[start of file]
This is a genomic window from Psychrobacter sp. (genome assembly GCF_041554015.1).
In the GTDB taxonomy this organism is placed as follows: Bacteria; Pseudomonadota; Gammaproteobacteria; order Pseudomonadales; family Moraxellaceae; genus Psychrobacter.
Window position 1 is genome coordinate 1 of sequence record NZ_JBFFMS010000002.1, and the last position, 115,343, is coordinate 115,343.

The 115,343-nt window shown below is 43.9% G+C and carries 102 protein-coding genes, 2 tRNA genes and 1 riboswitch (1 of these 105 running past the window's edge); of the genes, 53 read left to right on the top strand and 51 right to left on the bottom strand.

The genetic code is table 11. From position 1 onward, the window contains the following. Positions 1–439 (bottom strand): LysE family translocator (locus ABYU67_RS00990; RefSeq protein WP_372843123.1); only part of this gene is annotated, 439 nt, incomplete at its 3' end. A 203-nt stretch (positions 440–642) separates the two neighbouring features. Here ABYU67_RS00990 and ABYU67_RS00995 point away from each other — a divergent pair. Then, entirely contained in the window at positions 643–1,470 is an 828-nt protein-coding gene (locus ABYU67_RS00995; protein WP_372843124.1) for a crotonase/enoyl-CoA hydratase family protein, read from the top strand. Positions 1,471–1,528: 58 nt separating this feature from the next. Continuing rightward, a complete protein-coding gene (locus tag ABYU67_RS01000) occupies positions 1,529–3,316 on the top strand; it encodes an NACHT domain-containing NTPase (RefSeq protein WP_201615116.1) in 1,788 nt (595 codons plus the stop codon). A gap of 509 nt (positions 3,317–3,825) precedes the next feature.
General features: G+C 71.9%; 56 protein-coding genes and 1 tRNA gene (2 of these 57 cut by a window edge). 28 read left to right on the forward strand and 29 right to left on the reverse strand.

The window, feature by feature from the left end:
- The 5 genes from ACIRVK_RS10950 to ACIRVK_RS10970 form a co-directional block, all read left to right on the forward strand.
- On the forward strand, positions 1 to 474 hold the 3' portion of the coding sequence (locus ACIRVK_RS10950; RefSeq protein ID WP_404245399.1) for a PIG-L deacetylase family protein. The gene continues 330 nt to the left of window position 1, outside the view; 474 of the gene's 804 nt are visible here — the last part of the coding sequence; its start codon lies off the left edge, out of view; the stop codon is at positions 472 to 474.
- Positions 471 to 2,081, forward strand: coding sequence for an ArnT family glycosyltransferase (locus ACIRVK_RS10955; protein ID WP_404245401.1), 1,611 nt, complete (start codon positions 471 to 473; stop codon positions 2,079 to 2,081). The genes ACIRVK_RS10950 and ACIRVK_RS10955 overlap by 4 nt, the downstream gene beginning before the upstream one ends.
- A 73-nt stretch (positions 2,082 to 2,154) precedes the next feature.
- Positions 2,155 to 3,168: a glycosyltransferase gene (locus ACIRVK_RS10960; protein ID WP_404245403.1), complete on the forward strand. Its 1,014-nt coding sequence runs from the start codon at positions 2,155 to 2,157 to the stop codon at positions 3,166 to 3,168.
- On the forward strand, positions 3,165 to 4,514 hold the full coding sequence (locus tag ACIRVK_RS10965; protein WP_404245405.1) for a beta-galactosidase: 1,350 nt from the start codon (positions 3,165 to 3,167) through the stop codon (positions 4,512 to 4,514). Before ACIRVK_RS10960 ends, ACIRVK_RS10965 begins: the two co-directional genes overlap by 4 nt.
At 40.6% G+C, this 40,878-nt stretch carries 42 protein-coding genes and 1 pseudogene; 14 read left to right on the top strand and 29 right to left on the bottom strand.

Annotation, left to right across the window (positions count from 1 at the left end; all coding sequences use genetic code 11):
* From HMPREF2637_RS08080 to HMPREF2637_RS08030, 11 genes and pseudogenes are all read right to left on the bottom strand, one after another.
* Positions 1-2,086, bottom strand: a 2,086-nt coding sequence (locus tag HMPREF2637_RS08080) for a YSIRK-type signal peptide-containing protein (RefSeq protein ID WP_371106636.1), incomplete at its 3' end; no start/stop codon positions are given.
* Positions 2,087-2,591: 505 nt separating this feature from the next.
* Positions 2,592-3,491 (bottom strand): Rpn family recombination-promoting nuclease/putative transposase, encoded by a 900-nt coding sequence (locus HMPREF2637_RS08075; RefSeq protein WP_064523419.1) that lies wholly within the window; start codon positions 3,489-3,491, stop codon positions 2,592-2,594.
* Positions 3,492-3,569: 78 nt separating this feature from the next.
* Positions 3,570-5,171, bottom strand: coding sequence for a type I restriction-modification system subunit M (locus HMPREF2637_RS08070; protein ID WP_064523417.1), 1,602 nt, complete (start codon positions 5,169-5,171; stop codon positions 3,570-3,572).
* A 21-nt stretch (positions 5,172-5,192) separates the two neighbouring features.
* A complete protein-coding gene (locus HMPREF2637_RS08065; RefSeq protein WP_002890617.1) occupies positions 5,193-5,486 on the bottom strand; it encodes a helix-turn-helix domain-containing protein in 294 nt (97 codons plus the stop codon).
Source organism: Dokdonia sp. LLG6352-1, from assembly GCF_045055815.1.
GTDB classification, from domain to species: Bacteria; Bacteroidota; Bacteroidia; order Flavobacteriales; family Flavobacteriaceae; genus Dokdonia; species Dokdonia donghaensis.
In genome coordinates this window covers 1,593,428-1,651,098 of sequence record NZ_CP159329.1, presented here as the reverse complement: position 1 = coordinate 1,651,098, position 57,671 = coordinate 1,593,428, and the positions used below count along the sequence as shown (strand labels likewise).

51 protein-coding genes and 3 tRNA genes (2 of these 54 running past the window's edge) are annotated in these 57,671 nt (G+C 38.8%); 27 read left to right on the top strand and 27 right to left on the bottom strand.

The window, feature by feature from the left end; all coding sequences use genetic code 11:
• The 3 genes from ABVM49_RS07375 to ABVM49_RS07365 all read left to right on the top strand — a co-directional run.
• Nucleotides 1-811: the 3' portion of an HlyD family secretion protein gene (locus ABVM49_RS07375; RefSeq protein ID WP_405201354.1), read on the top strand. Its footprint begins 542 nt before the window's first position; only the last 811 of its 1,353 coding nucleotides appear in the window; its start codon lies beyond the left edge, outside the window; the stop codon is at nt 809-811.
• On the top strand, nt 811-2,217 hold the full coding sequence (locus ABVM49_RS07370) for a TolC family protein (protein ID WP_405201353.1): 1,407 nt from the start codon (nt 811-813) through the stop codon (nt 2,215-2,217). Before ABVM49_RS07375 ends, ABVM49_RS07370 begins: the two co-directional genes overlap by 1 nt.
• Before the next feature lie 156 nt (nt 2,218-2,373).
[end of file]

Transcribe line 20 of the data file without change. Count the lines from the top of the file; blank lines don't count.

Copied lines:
* Positions 3,492-3,569: 78 nt separating this feature from the next.